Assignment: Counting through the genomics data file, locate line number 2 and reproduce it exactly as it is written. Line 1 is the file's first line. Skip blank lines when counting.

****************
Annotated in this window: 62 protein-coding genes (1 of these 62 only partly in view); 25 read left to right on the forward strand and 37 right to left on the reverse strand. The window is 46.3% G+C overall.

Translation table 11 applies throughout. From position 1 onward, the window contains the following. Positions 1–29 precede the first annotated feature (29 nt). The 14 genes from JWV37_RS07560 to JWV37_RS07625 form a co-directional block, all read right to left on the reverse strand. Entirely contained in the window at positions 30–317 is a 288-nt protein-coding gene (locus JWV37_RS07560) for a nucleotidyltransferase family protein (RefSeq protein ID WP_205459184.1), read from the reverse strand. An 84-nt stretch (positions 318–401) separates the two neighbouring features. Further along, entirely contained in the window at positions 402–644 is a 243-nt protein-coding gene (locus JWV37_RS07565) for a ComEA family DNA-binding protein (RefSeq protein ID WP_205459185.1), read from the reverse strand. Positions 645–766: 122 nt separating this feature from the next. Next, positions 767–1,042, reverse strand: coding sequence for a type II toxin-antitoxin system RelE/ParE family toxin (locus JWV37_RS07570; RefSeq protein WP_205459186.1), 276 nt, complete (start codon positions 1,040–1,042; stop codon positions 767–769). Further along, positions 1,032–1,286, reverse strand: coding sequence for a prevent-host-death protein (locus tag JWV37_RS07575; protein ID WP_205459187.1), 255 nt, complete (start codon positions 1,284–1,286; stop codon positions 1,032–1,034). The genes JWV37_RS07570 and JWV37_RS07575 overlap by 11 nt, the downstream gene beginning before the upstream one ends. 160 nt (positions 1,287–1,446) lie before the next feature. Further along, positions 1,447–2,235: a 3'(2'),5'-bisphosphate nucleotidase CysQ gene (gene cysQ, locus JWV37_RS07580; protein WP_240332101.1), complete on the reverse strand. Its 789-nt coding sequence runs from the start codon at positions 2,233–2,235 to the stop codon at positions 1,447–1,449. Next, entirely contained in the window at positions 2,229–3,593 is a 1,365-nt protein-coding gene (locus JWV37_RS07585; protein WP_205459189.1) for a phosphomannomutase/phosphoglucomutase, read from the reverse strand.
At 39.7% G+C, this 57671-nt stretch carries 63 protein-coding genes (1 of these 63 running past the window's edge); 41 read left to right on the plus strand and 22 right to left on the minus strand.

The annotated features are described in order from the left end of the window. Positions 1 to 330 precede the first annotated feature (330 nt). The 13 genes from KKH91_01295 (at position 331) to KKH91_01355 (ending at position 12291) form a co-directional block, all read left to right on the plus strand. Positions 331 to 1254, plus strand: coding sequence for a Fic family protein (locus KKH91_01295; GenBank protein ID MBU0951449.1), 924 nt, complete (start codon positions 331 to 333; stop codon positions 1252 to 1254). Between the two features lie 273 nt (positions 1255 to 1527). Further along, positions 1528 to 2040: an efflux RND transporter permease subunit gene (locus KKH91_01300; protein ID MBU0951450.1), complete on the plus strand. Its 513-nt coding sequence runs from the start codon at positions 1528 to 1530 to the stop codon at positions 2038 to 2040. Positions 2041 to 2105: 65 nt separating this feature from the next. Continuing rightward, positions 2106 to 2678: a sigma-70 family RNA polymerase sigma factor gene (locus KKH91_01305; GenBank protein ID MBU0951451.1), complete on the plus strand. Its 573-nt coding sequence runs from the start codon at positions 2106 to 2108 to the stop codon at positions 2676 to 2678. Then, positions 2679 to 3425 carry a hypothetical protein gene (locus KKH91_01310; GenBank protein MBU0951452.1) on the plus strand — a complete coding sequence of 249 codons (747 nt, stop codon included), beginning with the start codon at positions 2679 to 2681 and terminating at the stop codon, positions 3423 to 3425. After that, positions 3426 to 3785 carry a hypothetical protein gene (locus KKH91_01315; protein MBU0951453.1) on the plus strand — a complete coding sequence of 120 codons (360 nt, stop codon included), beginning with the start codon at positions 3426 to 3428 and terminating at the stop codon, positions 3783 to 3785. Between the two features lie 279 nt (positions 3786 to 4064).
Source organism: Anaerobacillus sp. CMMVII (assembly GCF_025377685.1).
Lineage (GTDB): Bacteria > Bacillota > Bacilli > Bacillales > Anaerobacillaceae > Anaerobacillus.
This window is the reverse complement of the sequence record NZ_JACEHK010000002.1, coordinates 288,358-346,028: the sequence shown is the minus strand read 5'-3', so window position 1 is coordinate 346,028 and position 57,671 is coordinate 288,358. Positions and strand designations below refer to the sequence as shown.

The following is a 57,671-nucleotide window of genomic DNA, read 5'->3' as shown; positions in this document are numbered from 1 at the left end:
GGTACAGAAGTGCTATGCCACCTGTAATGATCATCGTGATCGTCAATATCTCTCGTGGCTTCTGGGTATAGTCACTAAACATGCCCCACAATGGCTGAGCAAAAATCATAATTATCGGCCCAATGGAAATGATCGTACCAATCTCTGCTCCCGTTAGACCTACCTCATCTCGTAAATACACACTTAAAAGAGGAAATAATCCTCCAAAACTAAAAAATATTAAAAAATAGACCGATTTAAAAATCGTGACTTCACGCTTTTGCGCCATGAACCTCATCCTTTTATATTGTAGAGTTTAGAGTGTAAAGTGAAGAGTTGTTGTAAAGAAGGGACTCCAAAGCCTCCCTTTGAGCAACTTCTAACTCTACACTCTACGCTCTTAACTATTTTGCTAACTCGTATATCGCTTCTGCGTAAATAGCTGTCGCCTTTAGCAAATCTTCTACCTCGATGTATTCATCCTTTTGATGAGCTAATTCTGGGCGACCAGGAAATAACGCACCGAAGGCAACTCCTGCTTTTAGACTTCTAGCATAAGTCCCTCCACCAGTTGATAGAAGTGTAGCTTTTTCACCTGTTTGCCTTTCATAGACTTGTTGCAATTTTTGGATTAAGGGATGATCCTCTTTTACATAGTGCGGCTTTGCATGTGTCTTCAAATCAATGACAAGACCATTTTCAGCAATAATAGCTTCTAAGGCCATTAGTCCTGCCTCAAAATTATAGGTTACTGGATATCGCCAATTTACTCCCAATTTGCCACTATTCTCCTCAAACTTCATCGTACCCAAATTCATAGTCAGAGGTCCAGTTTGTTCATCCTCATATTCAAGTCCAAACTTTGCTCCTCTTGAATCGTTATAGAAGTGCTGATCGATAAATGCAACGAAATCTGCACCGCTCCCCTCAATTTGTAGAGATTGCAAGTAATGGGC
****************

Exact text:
Translation table 11 applies throughout. From position 1 onward, the window contains the following. Positions 1–29 precede the first annotated feature (29 nt). The 14 genes from JWV37_RS07560 to JWV37_RS07625 form a co-directional block, all read right to left on the reverse strand. Entirely contained in the window at positions 30–317 is a 288-nt protein-coding gene (locus JWV37_RS07560) for a nucleotidyltransferase family protein (RefSeq protein ID WP_205459184.1), read from the reverse strand. An 84-nt stretch (positions 318–401) separates the two neighbouring features. Further along, entirely contained in the window at positions 402–644 is a 243-nt protein-coding gene (locus JWV37_RS07565) for a ComEA family DNA-binding protein (RefSeq protein ID WP_205459185.1), read from the reverse strand. Positions 645–766: 122 nt separating this feature from the next. Next, positions 767–1,042, reverse strand: coding sequence for a type II toxin-antitoxin system RelE/ParE family toxin (locus JWV37_RS07570; RefSeq protein WP_205459186.1), 276 nt, complete (start codon positions 1,040–1,042; stop codon positions 767–769). Further along, positions 1,032–1,286, reverse strand: coding sequence for a prevent-host-death protein (locus tag JWV37_RS07575; protein ID WP_205459187.1), 255 nt, complete (start codon positions 1,284–1,286; stop codon positions 1,032–1,034). The genes JWV37_RS07570 and JWV37_RS07575 overlap by 11 nt, the downstream gene beginning before the upstream one ends. 160 nt (positions 1,287–1,446) lie before the next feature. Further along, positions 1,447–2,235: a 3'(2'),5'-bisphosphate nucleotidase CysQ gene (gene cysQ, locus JWV37_RS07580; protein WP_240332101.1), complete on the reverse strand. Its 789-nt coding sequence runs from the start codon at positions 2,233–2,235 to the stop codon at positions 1,447–1,449. Next, entirely contained in the window at positions 2,229–3,593 is a 1,365-nt protein-coding gene (locus JWV37_RS07585; protein WP_205459189.1) for a phosphomannomutase/phosphoglucomutase, read from the reverse strand.